Had a conversation with a buddy about the Video Toaster and the shrink-wrapped copy of the VHS marketing video I still own called “NewTek Revolution.” This friend sent me a link to this video below which I haven’t watched for at least ten years. Underneath the video is an original post from 2005 I did that I wanted to repost since this conversation brought back a lot of fond memories made more acute in today’s time of user generated content, video delivered everywhere on the ‘net, and how startling it is that the tools have changed so dramatically in such a short time.
When I think what could’ve been with NewTek and the Video Toaster, I must admit feeling a twinge of sadness. NewTek could’ve been the next Apple Computer if, in my opinion, one thing would’ve happened that was a pretty clear tipping point.
In April of 1990, NewTek introduced the Video Toaster. A board-level product (with great special effects and switcher software) that plugged in to the only video-ready computer at the time (the Commodore Amiga). It revolutionized the video business and kickstarted the desktop video category.
Two guys I’d become acquainted with, Reid Johnson and George Johnson (no relation but college buddies), owned a video dealership that had introduced the Video Toaster to the Minneapolis/St. Paul area to great success and acclaim. Tim Jenison (founder & owner of NewTek) and his VP, Paul Montgomery (sadly now deceased), were so enamored with what they’d done that they hired Reid and George to open a sales headquarters in Minnesota.
Needing someone that had channel experience to assist them, they hired me.
What an adventure! The Toaster began selling like hotcakes and we had dealers scrambling to carry it. We had three major distributors that were buying up all our production. The company nearly tripled in revenue in a year.
This was *the* cool company too. We were showcased on the NBC Evening News with Tom Brokaw. Our Christmas party had people like James Doohan (Scotty on Star Trek), Wil Wheaton (Star Trek Next Generation) and the guy that played Lurch (Carel Struycken) in the Addams Family movie that year, as well as a host of others. NewTek had a whole “cool friends” network which included people like Penn & Teller. 1993 brought NewTek and its founder, Tim Jenison, recognition in the form of a Prime Time Emmy Award for Technical Achievement from the American Academy of Television Arts and Sciences.
We also had a “spokesmodel” named Kiki Stockhammer that could demo better than anyone I’d ever seen…and she drew crowds of men at all the video related events. I’ve lost track of her and wonder about her some times.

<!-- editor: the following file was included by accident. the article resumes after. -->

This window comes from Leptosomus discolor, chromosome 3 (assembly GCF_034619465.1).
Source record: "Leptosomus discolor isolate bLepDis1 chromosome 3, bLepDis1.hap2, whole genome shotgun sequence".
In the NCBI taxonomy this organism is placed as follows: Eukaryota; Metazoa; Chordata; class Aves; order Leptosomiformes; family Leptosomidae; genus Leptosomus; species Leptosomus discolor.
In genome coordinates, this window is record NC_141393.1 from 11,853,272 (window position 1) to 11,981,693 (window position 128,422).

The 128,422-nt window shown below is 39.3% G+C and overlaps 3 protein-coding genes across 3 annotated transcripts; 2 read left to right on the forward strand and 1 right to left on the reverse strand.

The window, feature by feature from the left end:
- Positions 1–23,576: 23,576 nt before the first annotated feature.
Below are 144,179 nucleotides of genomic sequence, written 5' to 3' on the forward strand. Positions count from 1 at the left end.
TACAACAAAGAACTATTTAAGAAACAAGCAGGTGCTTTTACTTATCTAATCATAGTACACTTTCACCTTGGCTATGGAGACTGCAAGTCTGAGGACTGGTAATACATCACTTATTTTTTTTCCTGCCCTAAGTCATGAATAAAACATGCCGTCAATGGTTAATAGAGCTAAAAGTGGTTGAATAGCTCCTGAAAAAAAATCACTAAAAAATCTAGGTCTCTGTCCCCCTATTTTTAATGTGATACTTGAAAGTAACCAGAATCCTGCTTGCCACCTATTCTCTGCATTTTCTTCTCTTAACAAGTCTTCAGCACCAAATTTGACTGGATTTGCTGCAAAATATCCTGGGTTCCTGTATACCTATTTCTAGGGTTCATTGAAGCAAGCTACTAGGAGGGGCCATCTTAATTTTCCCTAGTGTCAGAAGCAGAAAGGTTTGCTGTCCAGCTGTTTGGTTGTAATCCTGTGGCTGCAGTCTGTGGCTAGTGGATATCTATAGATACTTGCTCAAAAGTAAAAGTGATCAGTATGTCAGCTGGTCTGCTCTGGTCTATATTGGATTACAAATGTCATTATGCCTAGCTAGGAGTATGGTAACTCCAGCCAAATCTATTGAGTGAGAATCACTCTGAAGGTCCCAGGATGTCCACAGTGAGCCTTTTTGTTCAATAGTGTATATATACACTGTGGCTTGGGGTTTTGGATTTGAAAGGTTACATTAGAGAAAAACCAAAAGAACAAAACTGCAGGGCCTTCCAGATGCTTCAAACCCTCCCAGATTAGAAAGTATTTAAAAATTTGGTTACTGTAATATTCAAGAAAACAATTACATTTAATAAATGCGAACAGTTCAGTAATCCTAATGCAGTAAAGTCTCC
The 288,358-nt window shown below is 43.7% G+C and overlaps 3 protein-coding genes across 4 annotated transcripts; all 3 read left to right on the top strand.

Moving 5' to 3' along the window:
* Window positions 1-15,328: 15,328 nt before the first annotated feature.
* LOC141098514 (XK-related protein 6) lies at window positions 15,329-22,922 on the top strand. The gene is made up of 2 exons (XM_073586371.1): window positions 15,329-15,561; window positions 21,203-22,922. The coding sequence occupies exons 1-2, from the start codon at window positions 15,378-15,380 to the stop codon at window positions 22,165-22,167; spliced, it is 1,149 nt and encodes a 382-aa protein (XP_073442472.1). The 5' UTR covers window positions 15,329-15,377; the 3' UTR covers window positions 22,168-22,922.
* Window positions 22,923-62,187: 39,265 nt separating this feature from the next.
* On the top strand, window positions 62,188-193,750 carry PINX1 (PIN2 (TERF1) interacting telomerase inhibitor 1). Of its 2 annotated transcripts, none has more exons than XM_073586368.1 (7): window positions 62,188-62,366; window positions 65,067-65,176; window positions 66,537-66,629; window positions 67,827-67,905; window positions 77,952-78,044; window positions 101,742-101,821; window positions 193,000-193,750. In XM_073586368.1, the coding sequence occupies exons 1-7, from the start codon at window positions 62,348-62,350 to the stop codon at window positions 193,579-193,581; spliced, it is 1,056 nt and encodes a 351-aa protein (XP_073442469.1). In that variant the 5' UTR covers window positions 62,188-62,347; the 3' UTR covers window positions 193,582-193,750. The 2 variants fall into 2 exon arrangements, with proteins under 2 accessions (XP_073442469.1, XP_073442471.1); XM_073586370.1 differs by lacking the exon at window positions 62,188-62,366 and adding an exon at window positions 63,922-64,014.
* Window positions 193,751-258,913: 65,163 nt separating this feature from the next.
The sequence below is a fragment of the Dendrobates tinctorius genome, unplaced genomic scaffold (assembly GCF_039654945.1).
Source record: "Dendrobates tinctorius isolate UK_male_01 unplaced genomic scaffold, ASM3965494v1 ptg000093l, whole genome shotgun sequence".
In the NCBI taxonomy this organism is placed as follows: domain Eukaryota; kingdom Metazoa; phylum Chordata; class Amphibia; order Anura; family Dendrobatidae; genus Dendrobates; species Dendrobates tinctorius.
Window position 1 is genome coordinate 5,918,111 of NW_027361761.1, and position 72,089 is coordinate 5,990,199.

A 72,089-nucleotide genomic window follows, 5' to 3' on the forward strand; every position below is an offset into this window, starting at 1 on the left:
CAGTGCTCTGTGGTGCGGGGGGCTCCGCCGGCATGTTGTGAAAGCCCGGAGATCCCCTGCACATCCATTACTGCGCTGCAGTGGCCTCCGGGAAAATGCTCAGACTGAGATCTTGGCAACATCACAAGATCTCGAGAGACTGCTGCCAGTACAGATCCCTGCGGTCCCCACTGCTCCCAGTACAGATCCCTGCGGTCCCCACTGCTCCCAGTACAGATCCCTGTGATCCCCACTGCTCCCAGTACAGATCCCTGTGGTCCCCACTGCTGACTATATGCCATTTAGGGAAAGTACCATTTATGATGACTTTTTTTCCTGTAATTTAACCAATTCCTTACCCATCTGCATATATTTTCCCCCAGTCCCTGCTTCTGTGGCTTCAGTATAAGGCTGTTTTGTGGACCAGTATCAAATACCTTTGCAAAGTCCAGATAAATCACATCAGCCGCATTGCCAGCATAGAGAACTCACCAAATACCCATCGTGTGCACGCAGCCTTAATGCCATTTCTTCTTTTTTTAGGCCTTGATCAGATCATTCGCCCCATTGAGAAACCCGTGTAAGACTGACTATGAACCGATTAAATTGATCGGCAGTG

Driving toward a tipping point that would either make us a great company or a small cool one only, we had a strategic planning session out at Pajaro Dunes on Monterey Bay in California. Its claim-to-fame was the volume of Silicon Valley companies that had had sessions like it there (including Steve Jobs and the Macintosh team). Brad Carvey (Dana Carvey’s brother) was my roommate in our rented house with 8 bedrooms — as he’d been the key hardware design engineer on the Video Toaster — and was just a great and really smart guy. I recall spending hours talking with him one night…and ultimately I fell asleep listening to the crash of the waves from the Bay.
What was the tipping point? We all knew that we had to get off the Amiga since Commodore was on pretty shaky financial ground. Visiting Irving Gould at his Commodore Bahamian headquarters, our leadership tried to convince a reluctant Gould to license the chipset so we could build a board for the Macintosh and the PC. Alas, Gould wouldn’t since he was making too much money in currency arbitrage moving containers of finished Amiga’s around the world. Also, the Video Toaster was nearly the *only* reason Commodore was selling any of the boxes anyway so he had little incentive to license the chipset that would eliminate his primary sales channel and reason for Amiga computers to live.
Commodore declared bankruptcy in late 1994…making any further discussions a moot point and eliminating the platform upon which the Video Toaster relied.
My own back-of-the-envelope projections indicated we’d have been a $100M company and more within a year or so had we’d been able to license the chipset. Instead, NewTek has gone off on other adventures (Lightwave 3D, etc.) and is roughly a $5M company today. Sigh….
NOTE: For a nice history of the company, read the article here.